In fact, many companies are now especially focusing on the needs of migrant students and offering student living exclusively. For instance, on 6 June 2019, Stanza Living, a student housing company which provides accommodation facilities especially to students forayed into seven new cities— Hyderabad, Chennai, Coimbatore, Indore, Baroda, Pune and Dehradun. With this, the company has reached a national inventory of 22,000 beds across 10 cities. However, Stanza Living is not the only one offering services in this segment. While Stanza Living started operations in 2017, PLACIO, another student housing management company, was established in 2016 and has a presence in Delhi, Noida, Greater Noida, Lucknow and Indore.
Oyo, one of India’s largest hospitality company, also announced recently that it will be entering the student housing segment soon. (To read more about OYO’s plan, click here). OYO has already launched Oyo Life, a long-term rental housing business targeting young professionals, millennials and students.
Need for student housing
India is a developing nation and opportunities in urban areas for employment, education, and better lifestyle have been the pull factors for small-city and rural populace. The first challenge this migrant population faces is finding proper accommodation, and students top the list. According to a survey by property consultant firm Knight Frank, Global Student Property Report 2019, released on 7 June, “India has the youngest population in the world, with some 18% of the 1.3 billion-strong population aged between 15 and 24. More than 34 million students are currently enrolled in courses at universities across the country, and this figure is expected to rise." Further, as per the survey, “the current demand for purpose-built student accommodation (PBSA) bed spaces across the country is estimated to total more than 8 million."
The market for student housing in India may still be at a nascent stage but there are a number of factors that are expected to drive growth in this segment in the coming years. One of the primary reasons for this is that few institutions or colleges in India provide sufficient accommodation facility to students. “Only 20% of the current demand is met by university-operated supply. This is despite a survey undertaken by the Indian Human Resource Department which indicates that the majority of students would prefer on-campus accommodation. Existing capacity is limited and new development has ultimately not kept pace with the growth in enrolment," according to the Knight Frank report.
Besides, a large number of students come to metros to prepare for entrance exams, civil services, corporate jobs and so on. This segment has no option but to stay in private hostels and lodges. According to the Knight Frank survey, “the majority of this accommodation is operated outside of university control by private owners. Often it is off-campus, of poor quality and with little modern value-add facilities such as WiFi or laundry services."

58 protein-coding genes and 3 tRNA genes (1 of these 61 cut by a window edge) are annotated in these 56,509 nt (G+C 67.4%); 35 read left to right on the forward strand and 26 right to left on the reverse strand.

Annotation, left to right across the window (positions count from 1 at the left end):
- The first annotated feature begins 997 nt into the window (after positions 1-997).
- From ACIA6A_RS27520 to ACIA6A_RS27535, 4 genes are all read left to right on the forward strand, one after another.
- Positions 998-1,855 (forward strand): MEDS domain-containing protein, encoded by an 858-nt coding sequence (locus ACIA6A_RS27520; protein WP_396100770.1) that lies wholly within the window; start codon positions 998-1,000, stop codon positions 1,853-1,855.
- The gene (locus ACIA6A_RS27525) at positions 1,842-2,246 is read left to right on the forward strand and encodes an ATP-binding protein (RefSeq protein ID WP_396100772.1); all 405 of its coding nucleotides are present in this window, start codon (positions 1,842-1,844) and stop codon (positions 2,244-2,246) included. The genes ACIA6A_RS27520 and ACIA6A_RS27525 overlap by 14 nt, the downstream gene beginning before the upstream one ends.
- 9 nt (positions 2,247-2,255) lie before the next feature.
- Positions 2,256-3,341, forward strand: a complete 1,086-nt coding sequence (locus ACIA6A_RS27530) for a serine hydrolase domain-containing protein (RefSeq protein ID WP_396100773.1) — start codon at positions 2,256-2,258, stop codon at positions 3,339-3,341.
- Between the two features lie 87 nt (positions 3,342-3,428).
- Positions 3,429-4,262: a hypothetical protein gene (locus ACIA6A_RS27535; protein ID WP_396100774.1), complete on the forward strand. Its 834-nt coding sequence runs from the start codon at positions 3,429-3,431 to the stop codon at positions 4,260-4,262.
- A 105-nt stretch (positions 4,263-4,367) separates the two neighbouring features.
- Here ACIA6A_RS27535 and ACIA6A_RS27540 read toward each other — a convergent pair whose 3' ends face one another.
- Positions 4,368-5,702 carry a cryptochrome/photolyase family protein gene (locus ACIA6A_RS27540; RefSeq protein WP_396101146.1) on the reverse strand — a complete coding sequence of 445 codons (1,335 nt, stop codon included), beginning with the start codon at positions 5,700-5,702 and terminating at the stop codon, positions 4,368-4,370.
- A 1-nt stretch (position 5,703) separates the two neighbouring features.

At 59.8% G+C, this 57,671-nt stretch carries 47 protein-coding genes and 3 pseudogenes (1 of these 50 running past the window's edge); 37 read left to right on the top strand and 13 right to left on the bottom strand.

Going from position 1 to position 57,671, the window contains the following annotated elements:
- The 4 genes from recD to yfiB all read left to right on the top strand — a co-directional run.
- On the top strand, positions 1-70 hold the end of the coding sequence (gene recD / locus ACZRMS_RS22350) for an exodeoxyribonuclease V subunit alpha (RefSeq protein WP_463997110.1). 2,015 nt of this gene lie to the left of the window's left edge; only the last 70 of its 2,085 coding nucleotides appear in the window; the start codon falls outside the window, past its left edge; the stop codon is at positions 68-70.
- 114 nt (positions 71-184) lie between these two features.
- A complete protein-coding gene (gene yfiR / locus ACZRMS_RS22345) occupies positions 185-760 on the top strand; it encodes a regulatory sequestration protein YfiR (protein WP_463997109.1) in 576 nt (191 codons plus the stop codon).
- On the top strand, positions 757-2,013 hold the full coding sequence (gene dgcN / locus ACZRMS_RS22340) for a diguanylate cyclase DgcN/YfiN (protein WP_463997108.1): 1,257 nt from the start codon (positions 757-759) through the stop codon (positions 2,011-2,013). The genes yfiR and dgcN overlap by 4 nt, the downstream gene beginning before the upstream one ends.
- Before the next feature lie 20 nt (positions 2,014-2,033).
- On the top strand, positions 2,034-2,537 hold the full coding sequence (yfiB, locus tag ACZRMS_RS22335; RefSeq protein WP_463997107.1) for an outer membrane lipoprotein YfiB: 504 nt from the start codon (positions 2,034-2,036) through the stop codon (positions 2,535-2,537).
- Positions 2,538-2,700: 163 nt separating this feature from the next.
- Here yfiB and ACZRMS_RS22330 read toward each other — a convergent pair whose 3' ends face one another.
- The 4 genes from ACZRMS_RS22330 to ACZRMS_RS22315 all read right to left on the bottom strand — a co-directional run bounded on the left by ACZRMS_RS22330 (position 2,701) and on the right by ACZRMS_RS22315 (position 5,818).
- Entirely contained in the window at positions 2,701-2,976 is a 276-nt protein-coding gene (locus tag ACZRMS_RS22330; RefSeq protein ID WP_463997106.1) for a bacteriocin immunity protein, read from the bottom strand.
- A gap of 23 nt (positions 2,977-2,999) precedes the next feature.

Some students also live as paying guests (PG) or in shared apartments, but finding a decent PG or a flat mate could be a daunting task.
Cost and returns
Organized students’ accommodations charge as much as or a little more than what you will pay for private hostels or lodges, in most cities. For instance, the cost of one bed in a private girls’ hostel in South Delhi is about ₹18,000-20,000 per month, including meals, whereas Stanza Living is offering one bed at the rate starting ₹11,500 per month (without meals) around south campus, Delhi. Charges also differ based on the city and location within a city. For instance, Oxfordcaps.com, a student housing portal, offers one bed for girl students, starting at the rate of ₹8,199 per month, near Reva University that’s situated on the outskirts of Bengaluru, but charges minimum ₹14,000 per month near M.S. Ramaiah University of Applied Sciences, which is in the heart of the city.
Besides catering to the needs of students, this segment is also expected to generate higher returns for investors. According to a 2018 report by JLL, a real estate consultant firm, “student housing has the potential to yield more than 12% returns vis-a-vis the core commercial sector in which returns remain range-bound between 7% and 10%. Further, this sector is expected to grow at 38% CAGR until 2020, to ₹2,400 crore."
As of now, there are only about 20-odd organized firms in the student housing space. Though the facilities they provide are far superior than what other options offer, it may still take a few years for the space to come up in a big way.